6

Nothing on an invoice to a customer should be a surprise to the customer. Given that, I'm hoping that you already set the expectation with the customer that a significant fraction of your time would initially be spent familiarizing yourself with the application both from a user perspective and from a developer perspective. And your estimates for the first ...


5

Regarding the Mark Cuban story, I refer you to the Cult of Done Manifesto, point 4: Pretending you know what you're doing is almost the same as knowing what you are doing, so just accept that you know what you're doing even if you don't and do it. On the main question, when I was freelancing, I took the position that anything I do for one client is taking ...


5

I used to bill hourly when I was consulting for an on-line start-up several years ago, and it struck me that it really was a big act of trust on both our parts. The client trusted I wasn't going to charge him for looking up sports scores on ESPN, I trusted he wasn't going to accuse me of the same if the project I was working on took longer than anticipated. ...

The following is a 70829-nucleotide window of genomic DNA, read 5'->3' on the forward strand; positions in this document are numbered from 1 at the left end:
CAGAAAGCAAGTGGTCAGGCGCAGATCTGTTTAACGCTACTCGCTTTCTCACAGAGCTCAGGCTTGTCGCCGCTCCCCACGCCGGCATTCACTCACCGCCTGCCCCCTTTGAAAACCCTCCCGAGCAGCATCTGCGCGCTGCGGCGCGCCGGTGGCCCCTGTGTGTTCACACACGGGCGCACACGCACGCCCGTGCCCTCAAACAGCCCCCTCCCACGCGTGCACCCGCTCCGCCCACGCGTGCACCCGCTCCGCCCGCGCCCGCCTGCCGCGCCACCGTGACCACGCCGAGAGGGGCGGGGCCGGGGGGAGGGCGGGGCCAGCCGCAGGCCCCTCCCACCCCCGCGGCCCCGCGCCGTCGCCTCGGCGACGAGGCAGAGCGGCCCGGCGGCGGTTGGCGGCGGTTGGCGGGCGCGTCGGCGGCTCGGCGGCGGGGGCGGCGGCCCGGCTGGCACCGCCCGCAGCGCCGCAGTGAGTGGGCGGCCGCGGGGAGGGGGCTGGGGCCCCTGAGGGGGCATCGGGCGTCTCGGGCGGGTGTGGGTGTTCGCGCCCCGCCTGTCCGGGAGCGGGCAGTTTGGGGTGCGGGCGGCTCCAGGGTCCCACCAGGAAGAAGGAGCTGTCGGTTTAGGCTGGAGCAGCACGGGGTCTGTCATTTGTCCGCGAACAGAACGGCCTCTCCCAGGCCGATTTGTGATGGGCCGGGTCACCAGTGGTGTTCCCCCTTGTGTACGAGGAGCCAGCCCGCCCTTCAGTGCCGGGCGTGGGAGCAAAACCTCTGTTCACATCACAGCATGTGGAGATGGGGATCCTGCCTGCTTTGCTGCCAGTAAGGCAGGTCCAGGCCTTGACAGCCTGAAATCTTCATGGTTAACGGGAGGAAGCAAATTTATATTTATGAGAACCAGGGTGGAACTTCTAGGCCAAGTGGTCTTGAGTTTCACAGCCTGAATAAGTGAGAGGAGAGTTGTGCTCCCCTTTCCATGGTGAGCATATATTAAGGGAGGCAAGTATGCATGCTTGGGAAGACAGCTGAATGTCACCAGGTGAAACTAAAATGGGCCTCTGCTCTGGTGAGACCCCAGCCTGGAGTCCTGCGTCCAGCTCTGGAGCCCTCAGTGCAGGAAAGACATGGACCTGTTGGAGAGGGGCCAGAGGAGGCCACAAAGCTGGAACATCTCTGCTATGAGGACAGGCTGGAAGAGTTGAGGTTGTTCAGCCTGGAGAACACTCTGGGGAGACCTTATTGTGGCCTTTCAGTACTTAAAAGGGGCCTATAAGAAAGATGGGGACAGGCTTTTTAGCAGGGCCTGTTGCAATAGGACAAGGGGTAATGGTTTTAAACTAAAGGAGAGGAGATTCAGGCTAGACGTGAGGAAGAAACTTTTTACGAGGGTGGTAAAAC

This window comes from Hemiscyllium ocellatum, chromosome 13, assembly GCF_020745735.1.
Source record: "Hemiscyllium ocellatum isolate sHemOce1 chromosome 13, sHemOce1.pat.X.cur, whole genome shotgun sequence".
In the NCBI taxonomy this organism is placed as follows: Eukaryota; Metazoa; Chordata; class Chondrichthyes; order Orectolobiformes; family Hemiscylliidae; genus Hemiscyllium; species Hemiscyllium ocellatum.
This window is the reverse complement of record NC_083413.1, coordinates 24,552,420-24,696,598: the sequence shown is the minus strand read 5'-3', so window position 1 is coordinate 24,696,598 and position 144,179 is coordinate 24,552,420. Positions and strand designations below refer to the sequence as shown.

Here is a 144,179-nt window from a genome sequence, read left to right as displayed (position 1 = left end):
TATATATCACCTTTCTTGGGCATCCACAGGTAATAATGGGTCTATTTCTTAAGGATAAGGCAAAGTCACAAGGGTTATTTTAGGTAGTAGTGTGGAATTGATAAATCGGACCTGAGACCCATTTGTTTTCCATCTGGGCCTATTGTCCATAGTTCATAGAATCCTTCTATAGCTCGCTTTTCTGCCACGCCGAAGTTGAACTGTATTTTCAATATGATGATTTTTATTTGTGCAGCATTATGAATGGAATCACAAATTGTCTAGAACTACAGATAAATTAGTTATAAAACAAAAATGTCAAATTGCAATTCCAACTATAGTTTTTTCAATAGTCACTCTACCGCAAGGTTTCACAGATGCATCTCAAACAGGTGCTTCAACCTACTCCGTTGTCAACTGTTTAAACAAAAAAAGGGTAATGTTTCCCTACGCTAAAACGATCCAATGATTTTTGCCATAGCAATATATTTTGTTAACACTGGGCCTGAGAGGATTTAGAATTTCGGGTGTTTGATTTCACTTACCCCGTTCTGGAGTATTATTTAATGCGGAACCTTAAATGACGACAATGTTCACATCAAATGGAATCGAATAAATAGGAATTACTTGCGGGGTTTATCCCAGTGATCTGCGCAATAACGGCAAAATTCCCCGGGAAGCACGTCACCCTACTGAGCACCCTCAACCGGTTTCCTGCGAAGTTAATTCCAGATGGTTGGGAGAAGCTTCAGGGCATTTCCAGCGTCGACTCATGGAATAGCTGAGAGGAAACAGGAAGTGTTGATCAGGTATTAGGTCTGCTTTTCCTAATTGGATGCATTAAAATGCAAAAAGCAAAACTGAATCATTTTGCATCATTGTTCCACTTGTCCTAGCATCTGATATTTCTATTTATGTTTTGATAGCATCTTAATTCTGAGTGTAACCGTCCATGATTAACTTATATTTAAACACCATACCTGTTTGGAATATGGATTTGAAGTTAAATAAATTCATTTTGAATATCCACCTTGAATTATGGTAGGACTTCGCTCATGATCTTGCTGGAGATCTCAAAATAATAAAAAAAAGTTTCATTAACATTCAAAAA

5

A very different formula to those already posted, used with great success by some people, is price = whatever you think the customer is willing to pay at most Obviously, this formula contains a variable that is hard to determine, but I've seen cases where a customer was willing to pay €800 for a task that hardly takes an hour to complete. And similar ...